Mr. Davis Goes to Washington

The California governor is asking the federal government to help the state through its electricity crisis. But who's helping the state's beleaguered utilities?

By Michael Wallace

California Governor Gray Davis devoted 18 minutes of his 40-minute "State of the State" address on Jan. 8 to the crisis currently unfolding in the Golden State: the staggering financial damage being caused by skyrocketing electricity costs. He offered a conservative outline and limited funds to begin to tackle the onerous long-term energy supply and demand imbalances.

But he didn't propose any quick fix for the most pressing short-run issue: the liquidity crisis faced by the state's two leading electric utilities, Pacific Gas & Electric and Southern California Edison, which have hemorrhaged at least $12 billion in cash reserves by selling low and buying high.

In short, the threat of an energy margin call on the new economy has not abated, and the intractable crisis in California could yet derail U.S. economic growth.

"COLOSSAL FAILURE." Giving his best impression of Jimmy Stewart in the long-ago Frank Capra flick Mr. Smith Goes to Washington, Democrat Davis made scapegoats of out-of-state power generators and federal regulators. He has gone on to the recent energy summit in Washington to plead his case to the lame duck Clinton Administration, though business-friendly Presdient-elect George W. Bush will inherit the protracted crisis.

Describing California utility deregulation, Davis said it had been a "colossal failure." This was compounded by 12 years without a single new power facility being brought on line during one of the most protracted recessions in California history, which was followed by the unprecedented high tech boom. Moreover, deregulation forced utilities to sell off capacity to outside suppliers who in turn "price gouged" -- raising prices up to 900% per megawatt hour in December.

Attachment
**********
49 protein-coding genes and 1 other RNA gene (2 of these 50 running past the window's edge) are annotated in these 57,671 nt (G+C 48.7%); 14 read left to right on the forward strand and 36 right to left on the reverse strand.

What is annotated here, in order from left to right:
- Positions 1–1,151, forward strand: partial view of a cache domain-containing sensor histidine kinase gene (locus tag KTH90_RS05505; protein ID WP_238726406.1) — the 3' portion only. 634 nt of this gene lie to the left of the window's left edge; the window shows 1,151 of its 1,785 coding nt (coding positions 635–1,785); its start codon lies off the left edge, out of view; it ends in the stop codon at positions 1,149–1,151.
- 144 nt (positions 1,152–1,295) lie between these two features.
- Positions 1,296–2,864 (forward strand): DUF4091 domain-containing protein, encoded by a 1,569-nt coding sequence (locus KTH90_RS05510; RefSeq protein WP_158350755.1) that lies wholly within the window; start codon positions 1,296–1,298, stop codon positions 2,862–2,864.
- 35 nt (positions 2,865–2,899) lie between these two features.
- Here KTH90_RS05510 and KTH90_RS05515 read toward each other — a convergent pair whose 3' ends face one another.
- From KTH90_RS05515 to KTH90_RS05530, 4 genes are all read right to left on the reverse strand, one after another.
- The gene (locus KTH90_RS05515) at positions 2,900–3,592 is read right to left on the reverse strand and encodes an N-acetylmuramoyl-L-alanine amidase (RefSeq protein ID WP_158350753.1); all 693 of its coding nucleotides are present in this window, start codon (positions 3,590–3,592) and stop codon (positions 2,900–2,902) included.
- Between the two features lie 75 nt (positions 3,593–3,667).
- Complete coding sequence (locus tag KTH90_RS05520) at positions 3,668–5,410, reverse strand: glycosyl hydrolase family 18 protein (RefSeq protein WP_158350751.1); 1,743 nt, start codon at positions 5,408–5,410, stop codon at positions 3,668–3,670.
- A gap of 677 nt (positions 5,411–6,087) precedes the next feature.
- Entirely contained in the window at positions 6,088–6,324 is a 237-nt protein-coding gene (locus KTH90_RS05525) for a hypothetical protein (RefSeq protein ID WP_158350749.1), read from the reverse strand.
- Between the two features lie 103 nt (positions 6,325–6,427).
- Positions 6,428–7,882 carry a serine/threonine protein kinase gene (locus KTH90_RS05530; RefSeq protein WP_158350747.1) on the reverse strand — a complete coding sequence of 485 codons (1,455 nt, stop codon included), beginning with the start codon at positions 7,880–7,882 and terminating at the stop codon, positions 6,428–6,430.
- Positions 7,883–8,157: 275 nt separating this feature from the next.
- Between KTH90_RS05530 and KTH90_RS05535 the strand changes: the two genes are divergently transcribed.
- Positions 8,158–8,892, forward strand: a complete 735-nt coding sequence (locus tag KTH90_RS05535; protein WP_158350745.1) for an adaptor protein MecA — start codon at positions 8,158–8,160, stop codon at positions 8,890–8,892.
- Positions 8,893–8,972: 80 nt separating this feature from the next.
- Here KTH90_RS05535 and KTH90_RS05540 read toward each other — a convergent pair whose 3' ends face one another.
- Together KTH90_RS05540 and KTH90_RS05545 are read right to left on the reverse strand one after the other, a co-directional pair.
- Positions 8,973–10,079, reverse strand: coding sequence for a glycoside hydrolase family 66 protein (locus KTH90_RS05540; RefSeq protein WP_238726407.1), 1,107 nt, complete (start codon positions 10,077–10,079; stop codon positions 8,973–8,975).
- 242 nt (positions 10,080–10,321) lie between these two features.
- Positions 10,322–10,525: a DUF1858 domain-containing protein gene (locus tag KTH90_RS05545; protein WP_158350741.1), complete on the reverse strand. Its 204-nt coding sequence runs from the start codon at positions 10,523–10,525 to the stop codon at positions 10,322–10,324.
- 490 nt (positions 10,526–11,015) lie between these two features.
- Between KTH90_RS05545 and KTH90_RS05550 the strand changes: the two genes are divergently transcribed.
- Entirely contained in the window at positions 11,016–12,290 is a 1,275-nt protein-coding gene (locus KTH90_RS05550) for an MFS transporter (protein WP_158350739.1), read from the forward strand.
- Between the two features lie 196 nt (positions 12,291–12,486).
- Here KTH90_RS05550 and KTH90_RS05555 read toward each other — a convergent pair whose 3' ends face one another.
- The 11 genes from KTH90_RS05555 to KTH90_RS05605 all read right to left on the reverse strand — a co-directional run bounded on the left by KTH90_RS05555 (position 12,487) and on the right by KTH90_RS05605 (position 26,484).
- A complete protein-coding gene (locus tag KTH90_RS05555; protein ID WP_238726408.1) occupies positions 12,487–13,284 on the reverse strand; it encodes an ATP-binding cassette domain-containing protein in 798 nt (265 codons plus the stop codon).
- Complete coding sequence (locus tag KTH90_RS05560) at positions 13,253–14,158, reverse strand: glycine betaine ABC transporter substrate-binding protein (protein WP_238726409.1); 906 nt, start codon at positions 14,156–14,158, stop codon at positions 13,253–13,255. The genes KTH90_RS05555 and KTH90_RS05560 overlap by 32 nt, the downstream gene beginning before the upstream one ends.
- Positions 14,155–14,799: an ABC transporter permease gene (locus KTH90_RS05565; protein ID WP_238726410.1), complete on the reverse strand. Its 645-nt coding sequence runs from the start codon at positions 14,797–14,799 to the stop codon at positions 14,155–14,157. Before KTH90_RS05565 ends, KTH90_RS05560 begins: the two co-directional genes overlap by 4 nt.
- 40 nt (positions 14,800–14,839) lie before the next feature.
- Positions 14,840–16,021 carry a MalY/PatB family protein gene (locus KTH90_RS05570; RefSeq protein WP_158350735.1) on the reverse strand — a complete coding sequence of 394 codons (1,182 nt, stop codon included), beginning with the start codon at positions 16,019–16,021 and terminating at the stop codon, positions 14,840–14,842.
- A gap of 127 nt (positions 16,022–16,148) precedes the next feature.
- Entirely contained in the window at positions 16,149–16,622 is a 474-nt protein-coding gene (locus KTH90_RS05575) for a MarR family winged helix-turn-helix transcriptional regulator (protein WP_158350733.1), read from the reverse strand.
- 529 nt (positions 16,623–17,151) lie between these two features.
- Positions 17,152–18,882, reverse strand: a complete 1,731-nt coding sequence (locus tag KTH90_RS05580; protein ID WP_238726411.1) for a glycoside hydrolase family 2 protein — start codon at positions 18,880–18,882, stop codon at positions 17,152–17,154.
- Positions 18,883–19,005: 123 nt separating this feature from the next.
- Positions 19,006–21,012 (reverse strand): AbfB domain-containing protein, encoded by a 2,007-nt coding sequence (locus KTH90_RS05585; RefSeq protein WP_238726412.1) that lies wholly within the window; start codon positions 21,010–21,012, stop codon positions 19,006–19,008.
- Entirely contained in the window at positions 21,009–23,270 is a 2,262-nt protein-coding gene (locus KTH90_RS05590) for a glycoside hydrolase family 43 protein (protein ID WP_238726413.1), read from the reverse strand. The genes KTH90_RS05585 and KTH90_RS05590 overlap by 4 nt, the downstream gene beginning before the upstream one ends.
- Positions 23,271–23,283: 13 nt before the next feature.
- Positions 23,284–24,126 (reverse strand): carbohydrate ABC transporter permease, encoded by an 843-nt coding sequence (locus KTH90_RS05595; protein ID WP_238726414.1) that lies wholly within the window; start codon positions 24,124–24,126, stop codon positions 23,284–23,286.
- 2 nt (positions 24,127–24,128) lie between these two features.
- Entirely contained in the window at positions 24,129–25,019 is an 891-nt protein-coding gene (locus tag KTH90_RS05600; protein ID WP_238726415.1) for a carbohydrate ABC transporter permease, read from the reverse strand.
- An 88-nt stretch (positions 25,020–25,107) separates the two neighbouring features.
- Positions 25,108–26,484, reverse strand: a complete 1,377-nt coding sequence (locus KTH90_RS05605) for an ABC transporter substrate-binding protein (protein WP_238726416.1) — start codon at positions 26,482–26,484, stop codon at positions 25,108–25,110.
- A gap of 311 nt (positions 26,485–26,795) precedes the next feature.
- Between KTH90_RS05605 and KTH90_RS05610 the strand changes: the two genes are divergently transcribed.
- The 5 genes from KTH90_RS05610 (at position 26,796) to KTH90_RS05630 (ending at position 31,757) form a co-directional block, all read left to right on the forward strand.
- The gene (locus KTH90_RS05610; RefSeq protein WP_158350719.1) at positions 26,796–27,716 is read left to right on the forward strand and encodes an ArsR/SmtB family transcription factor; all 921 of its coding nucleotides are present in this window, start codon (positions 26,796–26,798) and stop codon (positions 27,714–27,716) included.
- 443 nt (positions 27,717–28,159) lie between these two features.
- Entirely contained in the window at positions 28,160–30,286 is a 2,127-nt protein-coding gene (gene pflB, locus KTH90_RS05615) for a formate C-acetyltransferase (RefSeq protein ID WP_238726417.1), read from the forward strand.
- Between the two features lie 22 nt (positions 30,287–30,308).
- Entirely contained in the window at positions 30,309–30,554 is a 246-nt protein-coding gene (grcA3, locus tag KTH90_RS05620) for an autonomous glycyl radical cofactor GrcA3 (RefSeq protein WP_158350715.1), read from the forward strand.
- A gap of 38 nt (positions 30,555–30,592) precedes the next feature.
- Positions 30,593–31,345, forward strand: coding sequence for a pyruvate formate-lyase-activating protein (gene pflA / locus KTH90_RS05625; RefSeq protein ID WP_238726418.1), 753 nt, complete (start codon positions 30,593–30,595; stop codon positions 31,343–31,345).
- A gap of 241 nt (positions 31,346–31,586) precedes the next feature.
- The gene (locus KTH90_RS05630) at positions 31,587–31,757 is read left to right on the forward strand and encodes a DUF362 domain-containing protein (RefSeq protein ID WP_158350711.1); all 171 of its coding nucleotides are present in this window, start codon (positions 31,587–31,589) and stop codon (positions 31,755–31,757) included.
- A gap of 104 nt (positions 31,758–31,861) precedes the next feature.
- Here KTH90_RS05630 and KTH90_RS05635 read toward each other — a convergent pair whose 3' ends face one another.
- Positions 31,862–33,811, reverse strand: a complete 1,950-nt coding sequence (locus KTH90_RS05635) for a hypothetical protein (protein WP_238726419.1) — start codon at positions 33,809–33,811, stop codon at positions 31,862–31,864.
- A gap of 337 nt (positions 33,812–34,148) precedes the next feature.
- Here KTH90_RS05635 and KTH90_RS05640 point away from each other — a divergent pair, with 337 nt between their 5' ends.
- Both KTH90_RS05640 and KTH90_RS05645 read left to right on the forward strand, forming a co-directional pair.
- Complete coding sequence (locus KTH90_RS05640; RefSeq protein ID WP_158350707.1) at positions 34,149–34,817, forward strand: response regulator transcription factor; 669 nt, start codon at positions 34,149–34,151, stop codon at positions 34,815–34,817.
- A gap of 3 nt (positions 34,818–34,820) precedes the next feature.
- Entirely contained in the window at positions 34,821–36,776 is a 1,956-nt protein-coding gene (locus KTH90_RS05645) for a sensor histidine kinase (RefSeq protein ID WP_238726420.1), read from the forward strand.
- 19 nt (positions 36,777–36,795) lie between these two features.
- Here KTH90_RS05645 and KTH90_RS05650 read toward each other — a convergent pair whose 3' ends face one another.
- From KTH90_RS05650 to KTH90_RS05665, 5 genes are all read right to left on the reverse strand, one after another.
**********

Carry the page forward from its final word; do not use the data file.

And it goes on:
Davis rejected the notion of letting the utilities go bankrupt, demanded an increase in his emergency powers, and threatened the use of "eminent domain" authority to ensure an uninterrupted power supply for the state. But the fact remains that in the short-term, one of the coldest winters on record in the U.S. has driven natural gas prices up over 350% through the past year. The Federal Energy Regulatory Commission (FERC) cannot mandate prices, nor can California afford to buy back its lost capacity or lock in long-term contracts at current sky-high prices.

It turns out that the problem is not so much deregulation as the failure of decisionmakers to hedge energy costs -- which is where Davis stands on the firmest ground.

COURT CLASH? Davis has requested that the state's legislators take some constructive steps, but these will take time to enact and enforce. He is seeking to place public advocates on the Independent System Operator board and a public power authority, overhaul the highest-bid electricity process, streamline low-cost and long-term supplier contracts, hire 50 new Public Utiltiy Commission (PUC) inspectors, and criminalize financial manipulation of the power grid.

Yet in hard financial terms the Governor committed just $5.25 billion in his budget to the crisis: $1 billion for price stability and future plants, $250 million to fund purchases of energy-efficient appliances, and a whopping $4 billion legal fund for the State Attorney General to fight manipulative merchant generators. As with the recent election courtroom drama, it is telling that 75% of his cash is aimed at legal costs -- suggesting a protracted battle in the courts.

And the utilities? They will only get the 7-15% rate hike proscribed by the PUC, representing only half of their obligations and an insufficient buffer to forestall a clean sweep to junk status for the firms by the major credit rating agencies. Indeed, Davis was silent on the key issue of state-backed utility bonds.

What to take away from this mess? Try this: With the Fed already concerned about its "soft" landing, and a credit crunch from California's struggling utilities, just wait until the "hard" reality of drought and peak energy demand return this summer.

Wallace is a senior economist with Standard & Poor's

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